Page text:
And a review from last year from the some author : https://tylerstech.me/2020/04/05/arcolinux-review-and-final-thoughts/

@SudoDnfDashY
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53M

Looks cool. Ima go check it out in a VM.

Adda
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43M

Having ArcoLinux installed on both my main production machine and my notebook and using ArcoLinux as my daily driver, I say ArcoLinux is an amazing distribution. The Calamares installer makes ArcoLinux crazy easy to install and with the custom added sections to quickly get popular additional software on top of the bare system (depending on the chosen ArcoLinux edition) to configure your system to your heart desires for a bit of a head start in comparison to other Arch-based distributions. The ability to choose between multiple DE and WM is brilliant and the ArcoLinux Tweak Tool allows user to install other DE or WM in a second, if you do not know how to do it manually. The rest is just a classic Arch Linux, after all. That being said, I really enjoy Erik Dubois’ (a creator and a developer of ArcoLinux) videos about ArcoLinux (YouTube link, Odysee link). I have learned a lot about GNU/Linux in general from him.

Learn, Have fun and Enjoy. – Erik Dubois

Nice! It sounds like a think layer on top of standard Arch, which is great! I use EndeavourOS myself, but I’ll check this one out when I get a chance. I love how these Arch installers just give you a well configured system upon install, then just let you use Arch as normal. When I tried Manjaro a few years ago, I found it’s integration a bit too deep. Eventually I ran into a bunch of package conflicts between the standard Arch repo and the Manjaro repo. Ever since I switched to Antergos (now Endeavour) I haven’t had any issues. ArcoLinux sounds similar!

Adda
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53M

I understand what you mean. I have never experienced any of these issues with ArcoLinux, though. ArcoLinux has a few packages in its own repositories, but AFAIK, it is mostly the bare system and custom configuration packages, which various ArcoLinux editions use. From my experience, it is also reasonably easy to switch from ArcoLinux repositories, if need be (never had a reason to do so personally, so not really that sure about it). ArcoLinux team wants to grant a user with an absolute freedom to customize their system just the way they want and enjoy, not restrictioning the user to their preferred and promoted defaults. That is the reason they offer so much customization options in the installation process (unless the user wants just something working out of the box — in this case, ArxoLinuxL edition would be in order, I suppose) — all the system components to hand-pick, if desired, DE and WM, file systems, themes, etc. — afterwards, pursuing this goal, they let the user customize any part of the OS again, with all the power Arch-based distribution has to offer. But, helping with the customization a bit with their handy applications and scripts to make it even easier for the user, if handling and configuring it manually is not preferable. Now, I realize I sound a lot like an ArcoLinux fanboy (Is it the correct term one would use for praising my favourite distribution to the skies? Maybe. I do not know.), but that is probably, come to realize it now, because I really sort of am. ArcoLinux has proved to be everything I have hoped for while I was distro-hopping a while ago. I am just extremely comfortable here and do not see any reason to switch to anything else in a foreseeable future. I am having fun while getting the work done all at once. Definitely a win-win situation for me.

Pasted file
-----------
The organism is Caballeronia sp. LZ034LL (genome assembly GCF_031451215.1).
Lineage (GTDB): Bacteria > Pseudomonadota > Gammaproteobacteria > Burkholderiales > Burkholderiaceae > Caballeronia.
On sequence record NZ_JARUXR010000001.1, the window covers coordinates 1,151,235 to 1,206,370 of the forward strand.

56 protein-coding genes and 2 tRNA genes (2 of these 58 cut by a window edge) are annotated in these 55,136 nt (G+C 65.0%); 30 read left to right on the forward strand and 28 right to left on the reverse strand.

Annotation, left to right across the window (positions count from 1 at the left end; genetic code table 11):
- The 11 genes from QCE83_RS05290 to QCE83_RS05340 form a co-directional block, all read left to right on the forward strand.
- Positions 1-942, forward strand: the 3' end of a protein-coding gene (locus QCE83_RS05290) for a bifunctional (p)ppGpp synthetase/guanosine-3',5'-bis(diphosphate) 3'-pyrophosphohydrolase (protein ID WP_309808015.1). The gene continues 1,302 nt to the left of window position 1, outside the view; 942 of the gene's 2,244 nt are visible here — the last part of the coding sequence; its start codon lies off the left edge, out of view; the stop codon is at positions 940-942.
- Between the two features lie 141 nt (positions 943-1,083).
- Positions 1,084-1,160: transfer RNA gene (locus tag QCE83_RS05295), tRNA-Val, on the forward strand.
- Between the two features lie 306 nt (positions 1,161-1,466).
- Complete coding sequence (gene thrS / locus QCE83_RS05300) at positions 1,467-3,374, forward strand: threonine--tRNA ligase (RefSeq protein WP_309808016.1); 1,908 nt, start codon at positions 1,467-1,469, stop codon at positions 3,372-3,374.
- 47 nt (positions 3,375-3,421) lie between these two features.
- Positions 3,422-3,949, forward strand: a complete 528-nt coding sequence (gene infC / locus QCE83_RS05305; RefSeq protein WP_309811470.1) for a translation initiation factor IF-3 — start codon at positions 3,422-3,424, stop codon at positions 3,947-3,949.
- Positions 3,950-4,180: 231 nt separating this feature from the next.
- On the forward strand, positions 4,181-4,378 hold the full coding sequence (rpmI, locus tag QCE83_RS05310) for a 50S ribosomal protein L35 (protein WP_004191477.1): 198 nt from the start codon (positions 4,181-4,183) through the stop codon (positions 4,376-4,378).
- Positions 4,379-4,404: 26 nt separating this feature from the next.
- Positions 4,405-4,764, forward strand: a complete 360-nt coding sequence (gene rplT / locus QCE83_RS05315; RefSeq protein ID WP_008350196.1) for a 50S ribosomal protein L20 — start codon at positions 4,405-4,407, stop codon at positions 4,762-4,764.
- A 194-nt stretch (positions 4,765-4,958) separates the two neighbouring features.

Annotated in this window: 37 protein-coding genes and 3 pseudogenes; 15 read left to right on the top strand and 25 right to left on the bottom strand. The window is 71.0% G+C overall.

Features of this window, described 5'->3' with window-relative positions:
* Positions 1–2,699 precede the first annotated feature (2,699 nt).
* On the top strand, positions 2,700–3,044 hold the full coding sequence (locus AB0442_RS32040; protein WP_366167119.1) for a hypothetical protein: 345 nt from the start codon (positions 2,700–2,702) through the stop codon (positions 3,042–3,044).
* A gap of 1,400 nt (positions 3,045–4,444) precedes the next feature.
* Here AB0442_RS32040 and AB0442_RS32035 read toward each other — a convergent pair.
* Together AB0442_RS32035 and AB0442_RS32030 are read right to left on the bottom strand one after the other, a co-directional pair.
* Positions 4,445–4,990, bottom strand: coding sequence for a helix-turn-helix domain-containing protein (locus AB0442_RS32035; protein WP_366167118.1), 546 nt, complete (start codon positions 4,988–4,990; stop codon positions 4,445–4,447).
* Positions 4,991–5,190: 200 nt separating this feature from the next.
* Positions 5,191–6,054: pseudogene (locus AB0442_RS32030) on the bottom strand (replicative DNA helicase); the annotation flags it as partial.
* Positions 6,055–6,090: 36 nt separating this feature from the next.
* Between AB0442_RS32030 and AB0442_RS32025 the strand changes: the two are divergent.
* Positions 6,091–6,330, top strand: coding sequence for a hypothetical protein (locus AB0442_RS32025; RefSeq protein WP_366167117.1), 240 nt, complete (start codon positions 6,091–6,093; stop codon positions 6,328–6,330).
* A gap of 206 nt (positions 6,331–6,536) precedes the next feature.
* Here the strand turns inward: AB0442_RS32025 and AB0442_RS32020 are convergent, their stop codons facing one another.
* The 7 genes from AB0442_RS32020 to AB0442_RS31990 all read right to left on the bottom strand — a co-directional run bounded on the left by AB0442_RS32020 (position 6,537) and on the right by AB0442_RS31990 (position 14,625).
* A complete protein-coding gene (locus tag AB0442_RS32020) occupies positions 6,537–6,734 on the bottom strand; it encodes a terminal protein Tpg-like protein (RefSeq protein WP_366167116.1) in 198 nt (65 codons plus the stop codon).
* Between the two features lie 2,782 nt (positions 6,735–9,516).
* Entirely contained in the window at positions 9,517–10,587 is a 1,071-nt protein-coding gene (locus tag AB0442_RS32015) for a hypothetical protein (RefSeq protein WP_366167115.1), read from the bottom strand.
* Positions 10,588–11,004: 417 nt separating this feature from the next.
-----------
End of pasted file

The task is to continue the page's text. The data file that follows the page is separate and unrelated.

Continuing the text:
Amazing! I’ll definitely check it out next time I need to install Arch. Thanks for the info!

@ajz
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Neat ! I’m eager to try it - edit - Tried an install, and looks pretty good on the whole. A lot of software choice (including closed source software for those who want it), and easy to start up Conky.

From Wikipedia, the free encyclopedia

Linux is a family of open source Unix-like operating systems based on the Linux kernel, an operating system kernel first released on September 17, 1991 by Linus Torvalds. Linux is typically packaged in a Linux distribution (or distro for short).

Distributions include the Linux kernel and supporting system software and libraries, many of which are provided by the GNU Project. Many Linux distributions use the word “Linux” in their name, but the Free Software Foundation uses the name GNU/Linux to emphasize the importance of GNU software, causing some controversy.

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